Never Use This Common Medication for Longer Than a Week, Experts Warn

Using this for too long could result in scary side effects.

If you have a headache, you pop an ibuprofen. If you have indigestion, you take an antacid. And if you have insomnia, you swallow a sleep aid. Many of us depend on medication to relieve any pain or discomfort. However, it's possible to have too much of a good thing—and there's one common medication that can have detrimental effects on your health if it's used for longer than a week, experts say. To make sure you're not overusing this medication and putting yourself at risk, read on.

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Steroid eye drops are prescribed for a variety of conditions.

Young woman uses eye drops for eye treatment. Redness, Dry Eyes, Allergy and Eye Itching

Corticosteroids can be a useful tool to treat inflammation, and any condition that results in significant inflammation in the eye may require the use of steroid eye drops, says comprehensive ophthalmologist Amanda Salter, MD. Salter says the drops are commonly prescribed following eye surgery, such as cataract surgery, Lasik, or retinal surgery.

Lasik surgeon Jeffrey DelloRusso, MD, says they can also be prescribed for various conditions, including "autoimmune and inflammatory conditions such as uveitis [inflammation of the middle of the eye] associated with rheumatoid arthritis and Lupus, as well allergies."

RELATED: 17 Warning Signs Your Eyes Are Trying to Tell You About Your Health.

But you should never use steroid eye drops for longer than a week.

older man using eye drops

Prolonged use of steroid eye drops can be risky. DelloRusso says that while steroid eye drops are a "vital front-line therapy in the treatment of many eye conditions due to their potent and quick ability to control inflammation," they pose the risk of "considerable side effects, which may appear as early as one week into their use." He notes that you should only consider using corticosteroids for longer than a week if you're "under the direction and supervision of your eye care professional."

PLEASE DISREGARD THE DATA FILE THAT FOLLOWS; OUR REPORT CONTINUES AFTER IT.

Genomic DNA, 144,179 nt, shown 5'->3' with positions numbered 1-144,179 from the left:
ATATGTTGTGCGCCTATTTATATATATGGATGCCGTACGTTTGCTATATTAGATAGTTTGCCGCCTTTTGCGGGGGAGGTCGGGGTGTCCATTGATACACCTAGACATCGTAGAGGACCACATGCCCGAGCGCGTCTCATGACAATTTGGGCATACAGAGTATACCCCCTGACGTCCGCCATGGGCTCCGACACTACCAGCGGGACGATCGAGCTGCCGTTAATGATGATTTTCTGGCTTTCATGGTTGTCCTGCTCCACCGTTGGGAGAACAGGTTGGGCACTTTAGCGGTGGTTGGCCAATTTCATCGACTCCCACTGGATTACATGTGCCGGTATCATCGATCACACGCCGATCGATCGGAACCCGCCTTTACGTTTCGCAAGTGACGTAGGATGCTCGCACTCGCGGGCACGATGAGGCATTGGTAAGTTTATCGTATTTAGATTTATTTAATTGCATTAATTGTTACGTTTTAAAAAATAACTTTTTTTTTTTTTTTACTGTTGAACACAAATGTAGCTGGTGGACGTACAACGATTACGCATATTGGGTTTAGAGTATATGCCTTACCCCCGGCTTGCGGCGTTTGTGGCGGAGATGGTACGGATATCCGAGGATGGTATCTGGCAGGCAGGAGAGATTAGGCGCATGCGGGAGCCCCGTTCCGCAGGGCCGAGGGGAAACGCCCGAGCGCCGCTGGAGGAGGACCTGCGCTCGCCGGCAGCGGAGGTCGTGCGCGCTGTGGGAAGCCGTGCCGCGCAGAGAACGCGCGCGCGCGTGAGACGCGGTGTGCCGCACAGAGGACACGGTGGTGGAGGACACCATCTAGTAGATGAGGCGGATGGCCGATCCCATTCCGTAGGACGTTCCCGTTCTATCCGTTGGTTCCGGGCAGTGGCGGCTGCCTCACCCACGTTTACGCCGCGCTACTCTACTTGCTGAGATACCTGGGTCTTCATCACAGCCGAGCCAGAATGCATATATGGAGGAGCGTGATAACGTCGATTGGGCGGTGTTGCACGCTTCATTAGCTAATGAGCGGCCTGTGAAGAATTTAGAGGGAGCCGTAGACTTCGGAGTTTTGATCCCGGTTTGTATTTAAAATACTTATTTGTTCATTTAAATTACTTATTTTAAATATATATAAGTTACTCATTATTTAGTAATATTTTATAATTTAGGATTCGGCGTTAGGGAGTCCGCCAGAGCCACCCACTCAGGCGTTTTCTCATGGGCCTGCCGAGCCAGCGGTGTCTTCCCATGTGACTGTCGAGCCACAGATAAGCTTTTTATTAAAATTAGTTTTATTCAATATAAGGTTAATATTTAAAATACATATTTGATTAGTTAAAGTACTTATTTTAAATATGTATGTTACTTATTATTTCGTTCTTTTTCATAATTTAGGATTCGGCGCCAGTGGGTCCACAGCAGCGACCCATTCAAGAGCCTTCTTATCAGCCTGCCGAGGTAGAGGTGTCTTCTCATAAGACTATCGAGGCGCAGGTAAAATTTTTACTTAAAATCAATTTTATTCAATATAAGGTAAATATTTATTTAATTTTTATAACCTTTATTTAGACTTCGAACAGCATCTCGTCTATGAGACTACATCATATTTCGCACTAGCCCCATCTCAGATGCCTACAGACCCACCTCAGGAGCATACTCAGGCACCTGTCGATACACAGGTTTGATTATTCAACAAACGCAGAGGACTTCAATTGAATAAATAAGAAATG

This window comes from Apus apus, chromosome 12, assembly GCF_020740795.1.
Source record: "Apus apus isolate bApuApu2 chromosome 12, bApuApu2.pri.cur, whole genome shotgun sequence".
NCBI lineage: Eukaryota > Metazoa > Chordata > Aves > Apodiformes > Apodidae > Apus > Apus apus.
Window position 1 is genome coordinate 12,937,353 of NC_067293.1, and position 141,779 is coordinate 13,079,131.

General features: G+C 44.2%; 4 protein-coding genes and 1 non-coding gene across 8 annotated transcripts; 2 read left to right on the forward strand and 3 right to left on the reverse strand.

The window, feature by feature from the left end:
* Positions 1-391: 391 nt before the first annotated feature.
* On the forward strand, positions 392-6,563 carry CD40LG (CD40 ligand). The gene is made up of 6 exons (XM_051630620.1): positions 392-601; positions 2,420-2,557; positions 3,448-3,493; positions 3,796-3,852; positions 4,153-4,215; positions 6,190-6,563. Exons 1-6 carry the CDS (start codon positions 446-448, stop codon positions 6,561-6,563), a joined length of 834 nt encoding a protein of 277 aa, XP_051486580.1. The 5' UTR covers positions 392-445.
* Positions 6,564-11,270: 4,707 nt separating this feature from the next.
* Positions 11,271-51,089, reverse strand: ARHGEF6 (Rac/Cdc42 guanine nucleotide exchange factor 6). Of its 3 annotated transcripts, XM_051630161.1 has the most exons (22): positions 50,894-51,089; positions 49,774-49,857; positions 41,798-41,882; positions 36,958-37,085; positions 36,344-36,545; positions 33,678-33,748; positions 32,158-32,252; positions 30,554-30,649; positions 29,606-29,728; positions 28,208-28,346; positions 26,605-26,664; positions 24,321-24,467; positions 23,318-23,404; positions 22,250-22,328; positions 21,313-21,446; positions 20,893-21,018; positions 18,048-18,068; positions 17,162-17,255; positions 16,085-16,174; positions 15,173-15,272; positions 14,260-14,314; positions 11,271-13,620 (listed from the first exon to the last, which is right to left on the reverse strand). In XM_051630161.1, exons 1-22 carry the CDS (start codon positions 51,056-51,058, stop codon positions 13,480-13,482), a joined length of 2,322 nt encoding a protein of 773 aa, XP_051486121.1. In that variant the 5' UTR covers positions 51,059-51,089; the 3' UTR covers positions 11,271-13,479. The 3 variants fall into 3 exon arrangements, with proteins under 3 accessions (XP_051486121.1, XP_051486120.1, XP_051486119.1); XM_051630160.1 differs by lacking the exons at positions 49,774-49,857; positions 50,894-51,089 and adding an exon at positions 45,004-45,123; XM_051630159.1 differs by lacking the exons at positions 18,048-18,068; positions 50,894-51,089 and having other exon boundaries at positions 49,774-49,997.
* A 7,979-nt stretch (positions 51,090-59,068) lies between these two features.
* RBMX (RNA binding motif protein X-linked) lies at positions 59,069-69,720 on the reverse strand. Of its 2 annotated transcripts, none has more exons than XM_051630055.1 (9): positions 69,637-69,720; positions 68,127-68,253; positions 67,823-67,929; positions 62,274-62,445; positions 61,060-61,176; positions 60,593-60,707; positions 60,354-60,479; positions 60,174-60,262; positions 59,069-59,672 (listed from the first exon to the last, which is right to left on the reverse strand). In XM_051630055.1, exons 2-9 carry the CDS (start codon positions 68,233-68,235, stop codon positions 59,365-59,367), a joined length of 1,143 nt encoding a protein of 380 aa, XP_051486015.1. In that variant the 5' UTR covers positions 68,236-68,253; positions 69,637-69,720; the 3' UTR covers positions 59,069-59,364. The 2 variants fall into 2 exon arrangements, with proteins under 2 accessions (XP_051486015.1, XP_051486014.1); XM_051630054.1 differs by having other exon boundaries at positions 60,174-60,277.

One kind of steroid eye drop called prednisolone eye drops "are only meant to be used for a short period of time," Michael Stewart, BPharm, MRPharmS, writes for Patient. Like DelloRusso, he also warns that people should not to use them "for longer than one week unless your doctor advises you otherwise … because they can cause problems within your eye."

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Steroid eye drops can have harmful effects if used too long.

Woman putting in eye drops

Salter prolonged use of corticosteroids can lead to an "increased risk of progressive cataract formation and increased eye pressure (and possible subsequent glaucoma)."

DelloRusso adds that increased eye pressure, which can damage the optic nerve, could happen as early as one week into use of certain steroid eye drops.

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You should also be careful about some over-the-counter eye drops.

Woman putting eye drops in dry eyes

Prescription eye drops are not the only ones you should be cautious with. DelloRusso says other over-the-counter (OTC) eye solutions can also lead to side effects if used for several weeks. "OTC allergy or 'red eye' reducing eye drops such as Visine may lead to 'rebound' redness, swelling, and discomfort if overused," warns DelloRusso.

He notes that artificial tears can also cause eye irritation and blurred vision because preservatives are needed to make tears last in a bottle, which "can turn harmful to the surface of the eye with prolonged use."

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